Margot Paez

Fellow at the Bitcoin Policy Institute

Specialist in Renewable Energy and Environmental Studies. Margot learnt to code at the age of 8 and began freelance web-development work by the time she was 12. She dreamt of working for NASA and ended up becoming an intern as a robotics and computer science engineer at the NASA Jet Propulsion Laboratory for 4 years.

During this period she studied at 5 different universities (without dropping out) and ended up with a Master’s in both Physics and Ethnomusicology. However, as she started to get to grips with the size of the climate change issue, she decided to switch paths and direct her studies towards fighting climate change instead. She currently works for the Georgia Water Resources Institute where she uses modelling and forecasting to help protect areas from droughts and flooding.

She became aware of Bitcoin in late 2010 when Wikileaks integrated Bitcoin for donations after they got de-platformed by PayPal. However, she was sceptical as she quite simply hated money. She was a guerilla journalist during the Occupy movement and hated how large corporations and the financial system control the world in a way that disproportionately benefits a minority, undermines democracy and causes instability.

She thought society would be better off without any money and even tried to invent her own money, much like MMT, so that it would go to zero.

But then in 2018, she witnessed a number of content creators get de-platformed and decided to integrate BTCPayServer into a platform she was developing. This allowed the platform to accept Bitcoin payments with no trusted 3rd party, protecting it from being de-platformed by large payment institutions (like PayPal).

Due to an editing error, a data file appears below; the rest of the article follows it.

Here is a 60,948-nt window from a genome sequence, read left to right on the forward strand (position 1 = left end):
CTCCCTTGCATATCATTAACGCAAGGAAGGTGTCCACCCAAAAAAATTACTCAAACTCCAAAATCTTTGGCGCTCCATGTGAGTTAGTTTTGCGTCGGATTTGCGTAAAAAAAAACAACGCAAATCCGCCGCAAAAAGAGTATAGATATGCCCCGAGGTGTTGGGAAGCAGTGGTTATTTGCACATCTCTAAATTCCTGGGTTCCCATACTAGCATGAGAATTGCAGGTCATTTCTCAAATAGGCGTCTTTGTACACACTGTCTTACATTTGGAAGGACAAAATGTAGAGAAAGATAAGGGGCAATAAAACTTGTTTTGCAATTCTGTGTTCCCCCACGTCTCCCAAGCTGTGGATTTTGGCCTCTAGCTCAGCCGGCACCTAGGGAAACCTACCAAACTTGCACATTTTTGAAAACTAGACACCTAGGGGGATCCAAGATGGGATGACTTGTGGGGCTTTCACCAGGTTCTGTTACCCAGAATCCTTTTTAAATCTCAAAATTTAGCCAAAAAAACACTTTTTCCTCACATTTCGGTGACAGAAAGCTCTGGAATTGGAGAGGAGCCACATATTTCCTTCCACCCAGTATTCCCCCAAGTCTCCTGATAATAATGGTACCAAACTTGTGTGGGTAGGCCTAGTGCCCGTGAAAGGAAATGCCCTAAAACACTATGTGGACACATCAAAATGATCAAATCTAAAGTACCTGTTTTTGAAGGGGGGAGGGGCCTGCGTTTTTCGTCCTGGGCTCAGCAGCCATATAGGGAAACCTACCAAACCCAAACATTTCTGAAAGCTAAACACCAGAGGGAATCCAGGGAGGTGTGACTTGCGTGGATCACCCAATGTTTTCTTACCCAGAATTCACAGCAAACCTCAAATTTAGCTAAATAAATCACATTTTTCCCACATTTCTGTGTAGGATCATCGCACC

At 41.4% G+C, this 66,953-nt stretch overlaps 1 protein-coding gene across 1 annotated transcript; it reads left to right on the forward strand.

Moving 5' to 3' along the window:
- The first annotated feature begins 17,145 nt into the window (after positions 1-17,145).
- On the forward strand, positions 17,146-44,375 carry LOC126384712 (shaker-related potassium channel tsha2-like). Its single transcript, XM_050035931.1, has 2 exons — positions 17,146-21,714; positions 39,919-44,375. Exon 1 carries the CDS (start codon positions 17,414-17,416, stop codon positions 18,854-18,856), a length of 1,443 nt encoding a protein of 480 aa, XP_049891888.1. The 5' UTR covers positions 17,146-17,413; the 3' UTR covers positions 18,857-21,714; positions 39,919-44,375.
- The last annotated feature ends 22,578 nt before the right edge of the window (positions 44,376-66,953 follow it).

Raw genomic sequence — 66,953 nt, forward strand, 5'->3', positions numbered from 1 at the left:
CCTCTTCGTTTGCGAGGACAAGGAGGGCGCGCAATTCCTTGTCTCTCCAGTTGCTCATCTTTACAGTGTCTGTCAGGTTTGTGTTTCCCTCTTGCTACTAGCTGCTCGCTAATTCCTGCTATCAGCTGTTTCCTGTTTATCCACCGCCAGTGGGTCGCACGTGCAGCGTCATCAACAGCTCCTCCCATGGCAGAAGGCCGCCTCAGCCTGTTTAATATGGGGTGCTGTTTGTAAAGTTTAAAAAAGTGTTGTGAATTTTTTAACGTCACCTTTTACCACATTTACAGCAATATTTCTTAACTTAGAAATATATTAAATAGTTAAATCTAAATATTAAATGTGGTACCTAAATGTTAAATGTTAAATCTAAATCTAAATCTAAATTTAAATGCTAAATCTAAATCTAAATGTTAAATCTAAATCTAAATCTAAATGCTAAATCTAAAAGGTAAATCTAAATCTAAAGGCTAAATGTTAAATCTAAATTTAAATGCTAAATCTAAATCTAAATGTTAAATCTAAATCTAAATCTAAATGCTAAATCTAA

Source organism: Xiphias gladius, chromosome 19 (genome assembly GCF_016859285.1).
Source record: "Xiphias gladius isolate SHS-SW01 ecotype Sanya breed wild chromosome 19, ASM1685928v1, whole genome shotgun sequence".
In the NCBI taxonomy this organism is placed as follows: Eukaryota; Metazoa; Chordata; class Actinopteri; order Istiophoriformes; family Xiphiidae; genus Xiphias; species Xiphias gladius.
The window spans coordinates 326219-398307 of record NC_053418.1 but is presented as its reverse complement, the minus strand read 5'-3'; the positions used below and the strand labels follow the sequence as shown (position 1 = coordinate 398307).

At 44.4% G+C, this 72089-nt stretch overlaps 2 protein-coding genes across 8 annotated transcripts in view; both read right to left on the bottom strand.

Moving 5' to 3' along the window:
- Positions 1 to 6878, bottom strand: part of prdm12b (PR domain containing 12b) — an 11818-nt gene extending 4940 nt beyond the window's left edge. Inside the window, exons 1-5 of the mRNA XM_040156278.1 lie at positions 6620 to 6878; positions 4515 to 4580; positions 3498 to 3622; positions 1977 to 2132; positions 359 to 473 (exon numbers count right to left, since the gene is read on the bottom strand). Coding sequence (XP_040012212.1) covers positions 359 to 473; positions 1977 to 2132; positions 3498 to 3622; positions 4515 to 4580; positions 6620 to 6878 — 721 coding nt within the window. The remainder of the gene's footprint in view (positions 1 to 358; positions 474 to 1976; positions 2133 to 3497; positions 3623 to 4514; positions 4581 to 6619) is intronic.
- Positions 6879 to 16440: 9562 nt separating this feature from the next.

She also realised that our inability to fight climate change was in part due to our monetary system - the over-financialisation and constant need for growth. She realised that because Bitcoin is decentralised, open to everyone, exists outside the system, and is debasement-proof, it could be used as a tool against the legacy financial system and potentially indirectly fight climate change.

But as the Bitcoin energy criticisms rose to a deafening roar in 2021, she feared she might be violating her own principles. Like any good scientist, she decided to start conducting her own research.

The more she learned about bitcoin mining; the difficulty adjustment, hashrate, etc, the more she realised the obvious:

Mining needs the cheapest sources of energy to remain profitable. Wasted energy.

In addition, she looked at the history of data centres and reviewed studies on their estimated energy mix. She saw that bitcoin was at the very least as renewable as the global average energy mix, if not more renewable, which meant it was not unusual in that sense.

Margot has become one of the loudest voices fighting back against the environmental misinformation surrounding Bitcoin. Her voice and knowledge are becoming more invaluable and we are blessed that she will be speaking and holding a workshop at CowShed!


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